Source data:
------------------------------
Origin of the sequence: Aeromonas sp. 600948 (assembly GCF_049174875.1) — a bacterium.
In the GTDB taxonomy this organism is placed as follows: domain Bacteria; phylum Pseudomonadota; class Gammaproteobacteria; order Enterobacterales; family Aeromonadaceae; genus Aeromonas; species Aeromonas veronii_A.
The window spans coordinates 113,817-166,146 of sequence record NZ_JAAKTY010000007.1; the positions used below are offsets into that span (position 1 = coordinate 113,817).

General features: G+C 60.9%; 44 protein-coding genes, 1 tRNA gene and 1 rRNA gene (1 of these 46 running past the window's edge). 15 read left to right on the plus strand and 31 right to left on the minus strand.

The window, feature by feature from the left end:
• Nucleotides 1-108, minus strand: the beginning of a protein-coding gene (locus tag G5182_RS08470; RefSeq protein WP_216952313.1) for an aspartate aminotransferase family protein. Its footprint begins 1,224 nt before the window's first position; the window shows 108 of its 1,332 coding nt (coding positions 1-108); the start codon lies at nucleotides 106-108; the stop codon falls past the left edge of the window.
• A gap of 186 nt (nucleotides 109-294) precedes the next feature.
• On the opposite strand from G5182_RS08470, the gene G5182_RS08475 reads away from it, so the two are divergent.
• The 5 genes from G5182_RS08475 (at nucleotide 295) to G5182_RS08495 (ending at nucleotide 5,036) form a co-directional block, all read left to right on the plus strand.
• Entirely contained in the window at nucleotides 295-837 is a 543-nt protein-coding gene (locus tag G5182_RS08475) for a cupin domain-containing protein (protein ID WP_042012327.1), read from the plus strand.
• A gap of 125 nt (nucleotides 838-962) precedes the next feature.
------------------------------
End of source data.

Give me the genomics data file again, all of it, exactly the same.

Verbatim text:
Origin of the sequence: Aeromonas sp. 600948 (assembly GCF_049174875.1) — a bacterium.
In the GTDB taxonomy this organism is placed as follows: domain Bacteria; phylum Pseudomonadota; class Gammaproteobacteria; order Enterobacterales; family Aeromonadaceae; genus Aeromonas; species Aeromonas veronii_A.
The window spans coordinates 113,817-166,146 of sequence record NZ_JAAKTY010000007.1; the positions used below are offsets into that span (position 1 = coordinate 113,817).

General features: G+C 60.9%; 44 protein-coding genes, 1 tRNA gene and 1 rRNA gene (1 of these 46 running past the window's edge). 15 read left to right on the plus strand and 31 right to left on the minus strand.

The window, feature by feature from the left end:
• Nucleotides 1-108, minus strand: the beginning of a protein-coding gene (locus tag G5182_RS08470; RefSeq protein WP_216952313.1) for an aspartate aminotransferase family protein. Its footprint begins 1,224 nt before the window's first position; the window shows 108 of its 1,332 coding nt (coding positions 1-108); the start codon lies at nucleotides 106-108; the stop codon falls past the left edge of the window.
• A gap of 186 nt (nucleotides 109-294) precedes the next feature.
• On the opposite strand from G5182_RS08470, the gene G5182_RS08475 reads away from it, so the two are divergent.
• The 5 genes from G5182_RS08475 (at nucleotide 295) to G5182_RS08495 (ending at nucleotide 5,036) form a co-directional block, all read left to right on the plus strand.
• Entirely contained in the window at nucleotides 295-837 is a 543-nt protein-coding gene (locus tag G5182_RS08475) for a cupin domain-containing protein (protein ID WP_042012327.1), read from the plus strand.
• A gap of 125 nt (nucleotides 838-962) precedes the next feature.